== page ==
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Young Nigerians, Twitter and Politics

It’s been three years since I submitted my dissertation titled “Visualising the voices of Nigerian youths: Motivations to participate in politics on Twitter”. It was a revolutionary  time to write, because for the first time in history an opposition party won the presidential elections. The electoral body, politicians and citizens used Twitter to discuss major campaigns and issues concerned with the nation at the time. Flash forward to 2019 elections just around the corner and it’s no different, the economy, our conversation, the corruption most importantly how we participate in politics. 

I was intrigued at how social networking sites and young citizens in Nigeria use social media in the political arena. More specifically how micro-blogging sites such as Twitter is being used and what motivates young Nigerians to use it to participate in politics. Over the years this is what I have come to observe; young people in developing countries are more willing to participate in politics than young people in developed country. After all what does a 17 year old American boy worry about? The least of his problems are far from electricity or food, at least the majority of them. Our country is conditioned for politics to be the centre of almost every conversation however the concern is still how many educated people will take the conversation from Twitter to the ballot box. 

The way Nigerians use online platforms for political discussions demonstrates a desire to be part of meaningful conversations. While this is not always the case, at least young audiences are challenging media professionals and political structures through participating in politics online. Some positive influences of using Twitter by young Nigerians is the #ArewaMeToo movement that’s been trending on Twitter. While the hashtag was centred around women from Northern Nigeria who have been sexual abused and not politics, the response shows a promising ripple effect on how participating on Twitter can bring about positive action. Maryam Awaisu, a writer and activist was arrested by SARS in her office in Kaduna for her involvement in seeking justice for victims of sexual assault in Nigeria following the #ArewaMeToo movement but was released shortly after audiences on Twitter demanded her release. When will this call for action in politics be lead through Twitter conversations? 

It is unclear if the Internet harms or benefits the diversity of political opinion, which is considered a practice of deliberative democracy. Nigerians have always shown high levels of commitment to improve democracy. However, religious and cultural tensions and generally flawed elections are still recurrent challenges. The increasing use of social media sites, such as Twitter, for political campaigning and discussions may represent a growing culture that can help facilitate participation leading to a healthier democracy.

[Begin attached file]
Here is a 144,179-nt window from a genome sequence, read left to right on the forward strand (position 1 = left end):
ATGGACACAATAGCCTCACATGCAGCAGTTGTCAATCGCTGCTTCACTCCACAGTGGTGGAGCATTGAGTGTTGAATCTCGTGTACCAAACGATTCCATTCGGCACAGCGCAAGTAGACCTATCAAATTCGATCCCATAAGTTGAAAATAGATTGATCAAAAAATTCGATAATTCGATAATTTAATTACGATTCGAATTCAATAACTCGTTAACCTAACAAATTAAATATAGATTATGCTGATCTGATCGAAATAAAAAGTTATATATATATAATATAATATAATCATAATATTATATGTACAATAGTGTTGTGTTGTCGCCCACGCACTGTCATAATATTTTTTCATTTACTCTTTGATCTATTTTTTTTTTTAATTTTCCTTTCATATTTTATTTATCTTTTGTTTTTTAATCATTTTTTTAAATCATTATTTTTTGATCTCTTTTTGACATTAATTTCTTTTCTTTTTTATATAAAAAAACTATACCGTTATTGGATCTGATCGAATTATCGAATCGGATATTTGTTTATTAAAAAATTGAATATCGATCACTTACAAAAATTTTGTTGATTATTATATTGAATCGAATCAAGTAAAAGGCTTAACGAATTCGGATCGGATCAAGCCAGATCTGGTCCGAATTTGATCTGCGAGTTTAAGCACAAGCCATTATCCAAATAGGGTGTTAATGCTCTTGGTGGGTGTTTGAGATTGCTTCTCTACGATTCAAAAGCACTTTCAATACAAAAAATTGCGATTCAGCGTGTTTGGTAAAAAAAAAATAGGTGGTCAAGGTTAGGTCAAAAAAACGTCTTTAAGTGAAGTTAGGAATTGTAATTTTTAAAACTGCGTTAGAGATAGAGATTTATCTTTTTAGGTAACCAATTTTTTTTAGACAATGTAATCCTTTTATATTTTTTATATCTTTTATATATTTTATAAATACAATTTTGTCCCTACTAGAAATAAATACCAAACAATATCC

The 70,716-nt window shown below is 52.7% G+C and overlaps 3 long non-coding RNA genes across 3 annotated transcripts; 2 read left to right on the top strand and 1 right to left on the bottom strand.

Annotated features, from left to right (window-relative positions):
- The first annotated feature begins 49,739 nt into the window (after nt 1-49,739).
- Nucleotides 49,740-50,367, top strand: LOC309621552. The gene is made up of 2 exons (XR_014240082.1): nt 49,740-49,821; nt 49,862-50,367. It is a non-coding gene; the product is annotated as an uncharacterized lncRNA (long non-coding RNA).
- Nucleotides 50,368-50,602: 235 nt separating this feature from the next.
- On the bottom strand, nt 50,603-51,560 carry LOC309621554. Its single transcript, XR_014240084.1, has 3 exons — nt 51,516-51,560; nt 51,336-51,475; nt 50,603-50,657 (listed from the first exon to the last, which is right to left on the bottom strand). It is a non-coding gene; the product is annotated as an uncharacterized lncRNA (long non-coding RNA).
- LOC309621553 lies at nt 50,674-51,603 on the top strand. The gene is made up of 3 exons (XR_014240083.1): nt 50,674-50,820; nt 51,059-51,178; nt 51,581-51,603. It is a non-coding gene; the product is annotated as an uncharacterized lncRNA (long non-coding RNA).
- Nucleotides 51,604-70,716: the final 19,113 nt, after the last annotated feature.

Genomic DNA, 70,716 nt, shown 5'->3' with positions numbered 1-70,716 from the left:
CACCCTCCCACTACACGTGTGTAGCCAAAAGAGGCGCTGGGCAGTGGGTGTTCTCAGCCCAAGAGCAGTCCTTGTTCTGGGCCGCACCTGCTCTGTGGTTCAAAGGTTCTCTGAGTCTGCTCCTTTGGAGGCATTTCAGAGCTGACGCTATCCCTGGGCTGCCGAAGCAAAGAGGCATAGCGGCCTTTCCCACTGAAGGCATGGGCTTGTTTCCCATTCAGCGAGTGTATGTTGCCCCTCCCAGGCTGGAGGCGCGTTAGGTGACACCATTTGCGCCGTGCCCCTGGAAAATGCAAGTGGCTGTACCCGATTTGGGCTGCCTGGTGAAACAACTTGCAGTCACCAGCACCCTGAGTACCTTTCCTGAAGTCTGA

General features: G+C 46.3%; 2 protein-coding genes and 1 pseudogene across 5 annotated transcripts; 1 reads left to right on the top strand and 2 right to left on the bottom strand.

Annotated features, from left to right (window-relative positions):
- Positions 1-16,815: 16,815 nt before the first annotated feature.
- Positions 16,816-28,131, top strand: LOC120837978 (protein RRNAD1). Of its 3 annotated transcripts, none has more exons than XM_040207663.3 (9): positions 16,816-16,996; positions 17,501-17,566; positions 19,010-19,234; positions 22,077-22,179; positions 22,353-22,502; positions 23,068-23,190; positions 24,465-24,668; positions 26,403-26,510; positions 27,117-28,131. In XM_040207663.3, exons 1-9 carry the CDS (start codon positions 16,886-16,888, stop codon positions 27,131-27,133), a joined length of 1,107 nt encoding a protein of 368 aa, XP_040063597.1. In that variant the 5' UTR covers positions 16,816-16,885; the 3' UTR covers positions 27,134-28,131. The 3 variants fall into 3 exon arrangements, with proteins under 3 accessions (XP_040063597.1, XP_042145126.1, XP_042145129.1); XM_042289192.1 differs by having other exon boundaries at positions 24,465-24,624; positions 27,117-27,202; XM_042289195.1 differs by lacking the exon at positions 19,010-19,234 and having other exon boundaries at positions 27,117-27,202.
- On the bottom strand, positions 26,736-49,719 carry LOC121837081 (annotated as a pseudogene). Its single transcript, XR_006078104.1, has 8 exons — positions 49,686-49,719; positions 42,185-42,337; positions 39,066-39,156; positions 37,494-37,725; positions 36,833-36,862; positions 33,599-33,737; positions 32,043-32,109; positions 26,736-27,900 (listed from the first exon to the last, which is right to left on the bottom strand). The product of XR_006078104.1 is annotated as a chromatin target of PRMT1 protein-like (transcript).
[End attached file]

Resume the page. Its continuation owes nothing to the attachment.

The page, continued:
I’ll leave you with a quote from one of my participants from my dissertation;

Well there has to be an understanding that as much hype as Twitter has gotten it cannot replace certain things, for example in Africa, internet penetration in places like Eritrea is just 1% in places like Nigeria it’s about 50% but then what happens to the other 50%.”

The biggest criticisms about using Twitter to participate in politics is the a lack of credibility with news content shared, and political arguments. Many Nigerians view political participation on Twitter as an extension of offline political participation or sometimes as a kind of participation, in a country where elections are usually followed by violence, Twitter had provided young Nigerians with opportunities to safely organise protests, voice their opinions on politics and even improve election processes. 

Nigeria is slowly moving to a more democratic political system, however it is important to remember that the population of people online in Nigeria is just a small percentage of the entire country. Notably, the potential of Twitter to facilitate productive discussions helping citizens deliberate on political issues is yet to fully reach its potential.

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